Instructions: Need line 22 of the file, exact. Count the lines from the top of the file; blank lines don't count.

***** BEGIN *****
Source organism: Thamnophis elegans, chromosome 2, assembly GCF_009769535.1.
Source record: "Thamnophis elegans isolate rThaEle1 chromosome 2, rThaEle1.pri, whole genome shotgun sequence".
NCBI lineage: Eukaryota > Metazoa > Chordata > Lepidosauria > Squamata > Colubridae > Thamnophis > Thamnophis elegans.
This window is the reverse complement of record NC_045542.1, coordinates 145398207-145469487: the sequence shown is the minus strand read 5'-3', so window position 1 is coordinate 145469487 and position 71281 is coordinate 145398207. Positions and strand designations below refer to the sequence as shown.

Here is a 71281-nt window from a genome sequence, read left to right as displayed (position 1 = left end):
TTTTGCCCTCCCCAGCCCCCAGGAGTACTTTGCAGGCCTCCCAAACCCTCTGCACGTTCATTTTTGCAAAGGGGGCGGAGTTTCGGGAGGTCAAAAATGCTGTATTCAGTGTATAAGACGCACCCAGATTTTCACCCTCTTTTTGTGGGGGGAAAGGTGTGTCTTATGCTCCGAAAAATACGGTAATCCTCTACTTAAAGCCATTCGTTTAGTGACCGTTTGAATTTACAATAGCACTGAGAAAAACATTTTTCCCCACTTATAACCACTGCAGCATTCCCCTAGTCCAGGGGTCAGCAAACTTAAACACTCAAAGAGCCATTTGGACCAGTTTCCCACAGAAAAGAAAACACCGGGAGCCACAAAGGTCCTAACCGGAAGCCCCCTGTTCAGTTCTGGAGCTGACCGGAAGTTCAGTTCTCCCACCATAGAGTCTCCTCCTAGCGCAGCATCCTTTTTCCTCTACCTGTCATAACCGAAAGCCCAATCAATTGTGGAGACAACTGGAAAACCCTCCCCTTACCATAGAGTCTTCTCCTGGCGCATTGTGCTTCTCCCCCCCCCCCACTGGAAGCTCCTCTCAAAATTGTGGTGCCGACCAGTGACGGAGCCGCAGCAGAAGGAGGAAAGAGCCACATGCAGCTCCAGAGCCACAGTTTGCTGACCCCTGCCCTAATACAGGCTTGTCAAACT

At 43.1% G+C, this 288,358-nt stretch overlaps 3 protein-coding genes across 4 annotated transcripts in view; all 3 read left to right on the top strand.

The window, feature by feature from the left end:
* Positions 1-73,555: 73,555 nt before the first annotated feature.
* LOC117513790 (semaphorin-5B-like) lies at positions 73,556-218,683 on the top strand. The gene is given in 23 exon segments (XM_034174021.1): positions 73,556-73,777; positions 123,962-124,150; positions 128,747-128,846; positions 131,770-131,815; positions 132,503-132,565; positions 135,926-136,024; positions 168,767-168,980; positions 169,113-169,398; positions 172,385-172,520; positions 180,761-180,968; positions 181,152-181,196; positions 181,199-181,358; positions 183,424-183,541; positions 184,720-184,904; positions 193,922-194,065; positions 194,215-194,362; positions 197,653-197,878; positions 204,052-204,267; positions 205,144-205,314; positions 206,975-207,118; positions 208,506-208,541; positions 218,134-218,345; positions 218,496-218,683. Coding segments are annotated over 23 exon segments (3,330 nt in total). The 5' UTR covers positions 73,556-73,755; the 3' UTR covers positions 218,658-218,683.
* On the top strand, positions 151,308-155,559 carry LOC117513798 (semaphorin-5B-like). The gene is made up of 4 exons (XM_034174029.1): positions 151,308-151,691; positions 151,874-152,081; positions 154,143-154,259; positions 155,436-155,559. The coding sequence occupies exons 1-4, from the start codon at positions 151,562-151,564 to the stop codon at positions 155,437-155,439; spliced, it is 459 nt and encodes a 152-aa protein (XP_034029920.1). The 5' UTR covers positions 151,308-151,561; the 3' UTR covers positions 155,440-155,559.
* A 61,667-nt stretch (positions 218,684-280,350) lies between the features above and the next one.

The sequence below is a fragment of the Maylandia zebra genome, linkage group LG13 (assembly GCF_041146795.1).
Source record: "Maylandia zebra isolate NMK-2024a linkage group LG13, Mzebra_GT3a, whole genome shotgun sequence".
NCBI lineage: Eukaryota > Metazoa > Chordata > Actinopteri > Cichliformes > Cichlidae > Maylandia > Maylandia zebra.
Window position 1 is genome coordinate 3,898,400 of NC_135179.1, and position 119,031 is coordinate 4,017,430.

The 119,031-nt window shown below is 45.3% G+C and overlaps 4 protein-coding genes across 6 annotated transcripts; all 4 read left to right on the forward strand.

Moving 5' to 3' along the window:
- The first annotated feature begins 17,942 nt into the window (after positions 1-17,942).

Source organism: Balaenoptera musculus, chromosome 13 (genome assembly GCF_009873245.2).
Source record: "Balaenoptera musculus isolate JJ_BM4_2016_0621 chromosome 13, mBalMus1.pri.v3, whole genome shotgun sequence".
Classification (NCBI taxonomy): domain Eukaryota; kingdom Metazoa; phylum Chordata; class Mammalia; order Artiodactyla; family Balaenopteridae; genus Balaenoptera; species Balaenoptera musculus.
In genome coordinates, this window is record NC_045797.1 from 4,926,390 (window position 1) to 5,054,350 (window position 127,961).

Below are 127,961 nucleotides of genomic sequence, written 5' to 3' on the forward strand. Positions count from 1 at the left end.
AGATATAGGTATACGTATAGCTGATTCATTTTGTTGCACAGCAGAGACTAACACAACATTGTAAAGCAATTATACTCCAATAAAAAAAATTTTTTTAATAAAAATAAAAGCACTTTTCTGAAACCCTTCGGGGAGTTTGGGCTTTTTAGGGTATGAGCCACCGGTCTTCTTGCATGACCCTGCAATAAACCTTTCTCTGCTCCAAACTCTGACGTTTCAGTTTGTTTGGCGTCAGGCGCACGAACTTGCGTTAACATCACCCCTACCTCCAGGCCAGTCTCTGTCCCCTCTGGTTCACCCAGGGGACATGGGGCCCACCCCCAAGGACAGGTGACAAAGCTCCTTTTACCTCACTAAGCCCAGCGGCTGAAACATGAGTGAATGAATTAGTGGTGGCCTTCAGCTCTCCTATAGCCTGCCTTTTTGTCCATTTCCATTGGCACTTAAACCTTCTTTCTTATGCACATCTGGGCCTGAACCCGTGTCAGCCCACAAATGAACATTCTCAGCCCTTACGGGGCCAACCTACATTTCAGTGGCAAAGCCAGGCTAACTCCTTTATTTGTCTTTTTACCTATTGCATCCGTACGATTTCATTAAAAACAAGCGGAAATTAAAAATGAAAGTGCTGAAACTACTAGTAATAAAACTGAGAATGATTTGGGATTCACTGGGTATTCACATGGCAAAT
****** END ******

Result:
Classification (NCBI taxonomy): domain Eukaryota; kingdom Metazoa; phylum Chordata; class Mammalia; order Artiodactyla; family Balaenopteridae; genus Balaenoptera; species Balaenoptera musculus.